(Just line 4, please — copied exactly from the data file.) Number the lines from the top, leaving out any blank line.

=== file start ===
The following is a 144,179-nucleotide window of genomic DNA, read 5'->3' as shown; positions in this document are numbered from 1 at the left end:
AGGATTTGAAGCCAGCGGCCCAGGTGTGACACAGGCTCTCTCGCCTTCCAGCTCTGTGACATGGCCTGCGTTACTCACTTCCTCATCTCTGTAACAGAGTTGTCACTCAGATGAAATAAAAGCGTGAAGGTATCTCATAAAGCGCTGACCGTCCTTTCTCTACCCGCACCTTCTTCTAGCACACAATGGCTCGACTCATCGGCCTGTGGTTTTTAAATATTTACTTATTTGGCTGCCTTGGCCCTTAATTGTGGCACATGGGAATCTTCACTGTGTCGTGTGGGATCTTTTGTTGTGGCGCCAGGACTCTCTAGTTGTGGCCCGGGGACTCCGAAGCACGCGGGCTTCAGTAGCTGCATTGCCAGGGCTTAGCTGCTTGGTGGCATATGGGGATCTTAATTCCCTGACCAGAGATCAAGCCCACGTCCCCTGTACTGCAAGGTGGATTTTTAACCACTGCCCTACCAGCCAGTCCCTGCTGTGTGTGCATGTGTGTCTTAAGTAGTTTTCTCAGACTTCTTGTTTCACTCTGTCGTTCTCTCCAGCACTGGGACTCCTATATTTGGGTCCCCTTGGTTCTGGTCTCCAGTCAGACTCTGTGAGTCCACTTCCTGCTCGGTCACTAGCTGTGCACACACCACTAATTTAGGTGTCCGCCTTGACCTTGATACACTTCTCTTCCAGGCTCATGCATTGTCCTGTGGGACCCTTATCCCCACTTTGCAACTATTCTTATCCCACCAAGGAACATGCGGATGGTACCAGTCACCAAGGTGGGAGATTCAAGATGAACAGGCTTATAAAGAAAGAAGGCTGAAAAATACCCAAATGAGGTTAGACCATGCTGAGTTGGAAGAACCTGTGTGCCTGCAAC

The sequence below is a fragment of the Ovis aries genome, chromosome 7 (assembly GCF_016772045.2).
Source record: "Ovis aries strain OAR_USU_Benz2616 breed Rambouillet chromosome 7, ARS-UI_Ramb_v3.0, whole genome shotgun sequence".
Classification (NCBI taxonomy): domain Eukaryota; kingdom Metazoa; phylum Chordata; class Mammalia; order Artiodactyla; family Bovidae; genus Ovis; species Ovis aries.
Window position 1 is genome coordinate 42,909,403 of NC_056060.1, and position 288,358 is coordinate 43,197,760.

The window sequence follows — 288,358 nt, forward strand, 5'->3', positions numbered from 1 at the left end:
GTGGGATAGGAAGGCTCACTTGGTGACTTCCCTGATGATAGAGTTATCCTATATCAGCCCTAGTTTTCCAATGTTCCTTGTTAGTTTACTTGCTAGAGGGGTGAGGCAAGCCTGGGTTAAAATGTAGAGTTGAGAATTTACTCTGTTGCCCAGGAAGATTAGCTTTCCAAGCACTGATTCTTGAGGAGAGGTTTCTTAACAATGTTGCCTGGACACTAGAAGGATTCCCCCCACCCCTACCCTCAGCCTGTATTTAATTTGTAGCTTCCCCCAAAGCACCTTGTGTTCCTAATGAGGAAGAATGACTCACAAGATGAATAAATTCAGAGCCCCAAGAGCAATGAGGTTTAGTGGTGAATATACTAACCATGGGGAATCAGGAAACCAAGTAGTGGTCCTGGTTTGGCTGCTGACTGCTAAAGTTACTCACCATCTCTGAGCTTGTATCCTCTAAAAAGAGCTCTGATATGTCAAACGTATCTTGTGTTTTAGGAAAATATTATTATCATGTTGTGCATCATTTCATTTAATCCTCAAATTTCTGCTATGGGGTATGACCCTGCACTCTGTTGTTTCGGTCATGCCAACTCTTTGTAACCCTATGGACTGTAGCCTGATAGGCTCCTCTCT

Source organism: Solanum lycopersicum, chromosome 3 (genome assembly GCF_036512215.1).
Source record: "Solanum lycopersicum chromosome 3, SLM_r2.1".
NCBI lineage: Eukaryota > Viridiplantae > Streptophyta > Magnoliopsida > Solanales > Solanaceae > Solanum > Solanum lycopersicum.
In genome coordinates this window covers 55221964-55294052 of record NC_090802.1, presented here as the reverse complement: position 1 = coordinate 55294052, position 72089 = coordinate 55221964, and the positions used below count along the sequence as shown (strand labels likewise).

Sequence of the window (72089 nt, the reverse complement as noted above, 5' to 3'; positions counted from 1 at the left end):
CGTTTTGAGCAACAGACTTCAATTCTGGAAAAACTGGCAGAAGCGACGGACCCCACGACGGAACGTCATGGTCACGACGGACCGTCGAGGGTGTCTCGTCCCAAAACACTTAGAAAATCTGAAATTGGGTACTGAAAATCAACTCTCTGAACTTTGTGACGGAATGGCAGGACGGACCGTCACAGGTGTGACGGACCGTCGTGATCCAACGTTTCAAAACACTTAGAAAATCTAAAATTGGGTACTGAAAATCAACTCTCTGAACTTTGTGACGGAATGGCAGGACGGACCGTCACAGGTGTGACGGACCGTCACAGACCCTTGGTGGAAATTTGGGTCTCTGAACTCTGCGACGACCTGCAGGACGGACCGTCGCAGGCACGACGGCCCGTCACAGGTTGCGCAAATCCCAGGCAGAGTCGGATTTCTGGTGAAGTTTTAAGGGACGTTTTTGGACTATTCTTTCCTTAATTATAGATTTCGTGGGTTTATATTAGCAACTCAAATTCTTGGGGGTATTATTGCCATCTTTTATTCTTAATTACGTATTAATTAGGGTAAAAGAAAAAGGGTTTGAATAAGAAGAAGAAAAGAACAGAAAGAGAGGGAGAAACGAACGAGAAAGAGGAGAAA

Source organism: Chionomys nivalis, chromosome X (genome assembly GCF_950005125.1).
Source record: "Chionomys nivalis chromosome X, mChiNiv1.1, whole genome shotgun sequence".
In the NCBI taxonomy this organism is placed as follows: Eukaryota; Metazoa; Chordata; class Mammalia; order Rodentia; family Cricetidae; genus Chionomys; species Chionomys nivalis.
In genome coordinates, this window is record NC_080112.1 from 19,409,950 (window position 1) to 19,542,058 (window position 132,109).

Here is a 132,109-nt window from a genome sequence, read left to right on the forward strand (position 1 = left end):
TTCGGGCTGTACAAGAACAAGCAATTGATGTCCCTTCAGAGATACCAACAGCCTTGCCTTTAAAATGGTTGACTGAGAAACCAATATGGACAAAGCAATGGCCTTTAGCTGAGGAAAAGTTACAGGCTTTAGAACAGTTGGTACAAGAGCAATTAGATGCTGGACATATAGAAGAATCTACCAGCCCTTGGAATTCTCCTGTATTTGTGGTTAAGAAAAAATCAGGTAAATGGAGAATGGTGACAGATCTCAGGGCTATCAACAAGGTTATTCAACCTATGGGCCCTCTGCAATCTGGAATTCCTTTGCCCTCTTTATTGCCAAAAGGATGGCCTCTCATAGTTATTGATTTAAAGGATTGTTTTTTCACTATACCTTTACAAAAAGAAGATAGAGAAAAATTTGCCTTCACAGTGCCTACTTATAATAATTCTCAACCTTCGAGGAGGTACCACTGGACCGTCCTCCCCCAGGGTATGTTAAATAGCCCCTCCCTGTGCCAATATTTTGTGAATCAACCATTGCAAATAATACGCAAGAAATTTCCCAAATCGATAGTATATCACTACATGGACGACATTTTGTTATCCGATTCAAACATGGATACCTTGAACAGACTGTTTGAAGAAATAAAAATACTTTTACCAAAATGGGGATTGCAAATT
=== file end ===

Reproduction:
Source record: "Ovis aries strain OAR_USU_Benz2616 breed Rambouillet chromosome 7, ARS-UI_Ramb_v3.0, whole genome shotgun sequence".